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** Condensed phase isotope effects **

** Condensed phase solvent dynamic effect **

** Condensed phase, solvent effect **

** Condensed-phase Effects on Structure and Reactivity **

SOME SPECIAL CONSIDERATIONS 4.9.1 Condensed Phase Effects [Pg.109]

A3.8.2 THE ACTIVATION FREE ENERGY AND CONDENSED PHASE EFFECTS [Pg.887]

In order to segregate the theoretical issues of condensed phase effects in chemical reaction dynamics, it is usefiil to rewrite the exact classical rate constant in (A3.8.2) as [5, 6, 7, 8, 9,10 and U] [Pg.886]

Continuum models are the most efficient way to include condensed-phase effects into quantum-mechanical calculations, and this is typically accomplished by using the self-consistent reaction field (SCRF) approach for the electrostatic component. Therefore it is very common to replace the quantal problem by a classical one in which the electronic energy plus the coulombic interactions of the nuclei, taken together, are modeled by a classical force field—this approach usually called molecular mechanics (MM) (Cramer and Truhlar, 1996). [Pg.286]

Monte Carlo simulation techniques have been extensively used to study solvent effects on molecular properties and equilibrium points. Jorgensen has summarized theoretical work of condensed-phase effects on conformational equilibria [63]. [Pg.451]

Collective coordinates, 35, 98 Collision theory, 528, 542 Comparative molecular field analysis, 308-310 Complete basis set, see Multilevel methods) Compressibility, 418, 446 Condensed-phase effects, see also Solvation [Pg.583]

As seen in Eqs. (59)—(61), dephasing processes introduce two new time scales into the dynamics, in addition to the intermediate state lifetime that determines the structure of 8s in the isolated molecule case. One is the time scale of pure dephasing, and the other is the lifetime of the final state. Equation (64) illustrates that the Tff dependence of 8s is a condensed phase effect that vanishes in the limit of no dephasing. The more careful analysis later shows that the qualitative behavior of the channel phase is dominated by the rpd/rrr and Tpd / [ ratios, that is, by the rate of dephasing as compared to the system time scales. [Pg.180]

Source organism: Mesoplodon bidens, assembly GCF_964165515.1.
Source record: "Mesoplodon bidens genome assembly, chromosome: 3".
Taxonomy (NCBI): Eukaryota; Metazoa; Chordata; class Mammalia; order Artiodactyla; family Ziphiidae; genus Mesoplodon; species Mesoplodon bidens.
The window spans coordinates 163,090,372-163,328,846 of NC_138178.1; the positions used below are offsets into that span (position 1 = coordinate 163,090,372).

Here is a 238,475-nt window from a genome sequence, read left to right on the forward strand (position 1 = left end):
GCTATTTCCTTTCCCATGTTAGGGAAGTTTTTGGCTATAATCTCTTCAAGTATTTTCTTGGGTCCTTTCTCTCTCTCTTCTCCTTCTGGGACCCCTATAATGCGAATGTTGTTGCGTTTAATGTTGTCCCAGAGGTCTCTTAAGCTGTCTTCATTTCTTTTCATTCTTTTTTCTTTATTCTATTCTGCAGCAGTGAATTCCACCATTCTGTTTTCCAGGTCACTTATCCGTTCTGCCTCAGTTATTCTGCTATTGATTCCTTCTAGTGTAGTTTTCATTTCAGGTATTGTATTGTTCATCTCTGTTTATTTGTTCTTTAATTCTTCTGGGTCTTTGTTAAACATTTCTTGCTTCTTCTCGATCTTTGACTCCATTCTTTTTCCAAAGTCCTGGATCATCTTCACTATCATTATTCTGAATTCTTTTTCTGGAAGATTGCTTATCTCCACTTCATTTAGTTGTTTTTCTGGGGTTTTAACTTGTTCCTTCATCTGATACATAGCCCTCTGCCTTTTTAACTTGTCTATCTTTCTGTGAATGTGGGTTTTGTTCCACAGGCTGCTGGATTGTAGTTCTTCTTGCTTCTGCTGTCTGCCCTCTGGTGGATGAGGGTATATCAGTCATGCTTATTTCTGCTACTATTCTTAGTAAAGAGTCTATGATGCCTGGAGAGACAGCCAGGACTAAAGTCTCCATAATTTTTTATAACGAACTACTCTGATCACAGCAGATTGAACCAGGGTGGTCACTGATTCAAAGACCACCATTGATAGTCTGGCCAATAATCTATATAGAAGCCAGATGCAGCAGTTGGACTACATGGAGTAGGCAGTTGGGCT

Possible explanations for the discrepancy between theory and experiment are an accommodation coefficient less than unity, different configurations in the first condensate and the bulk of the liquid, different molecular species in the vapour and the condensed phase, effects of molecular rotation, etc. [Pg.291]

Computed and experimental data for the chemical shifts of heavy elements have been less extensively compared. Table 9.6 lists some results for Se that are illustrative of the wide range of chemical shifts typically possible for such nuclei (here more than 2000 ppm) as well as the degree to which the chemical phase may affect the comparisons. The calculations are gas phase, although in Chapters 11 and 12 we will discuss techniques for including condensed-phase effects in computational predictions. [Pg.346]

A few relatively recent applications of PI-QTST are summarized in this subsection. For other applications and extensions of the theory, the reader is referred to the growing list of PI-QTST papers in such areas as electron transfer theory [102-105] and simulation [50,98-100,102,106], proton transfer theory [107] and simulation [46,77,107-111], hydrogen diffusion in [112] and on [113-116] metals, molecular diffusion [117] and adsorption [118,119] on metals, and in the theory of condensed-phase effects in quantum activated dynamics [43,63, 66, 96, 97,120-122], [Pg.207]

** Condensed phase isotope effects **

** Condensed phase solvent dynamic effect **

** Condensed phase, solvent effect **

** Condensed-phase Effects on Structure and Reactivity **

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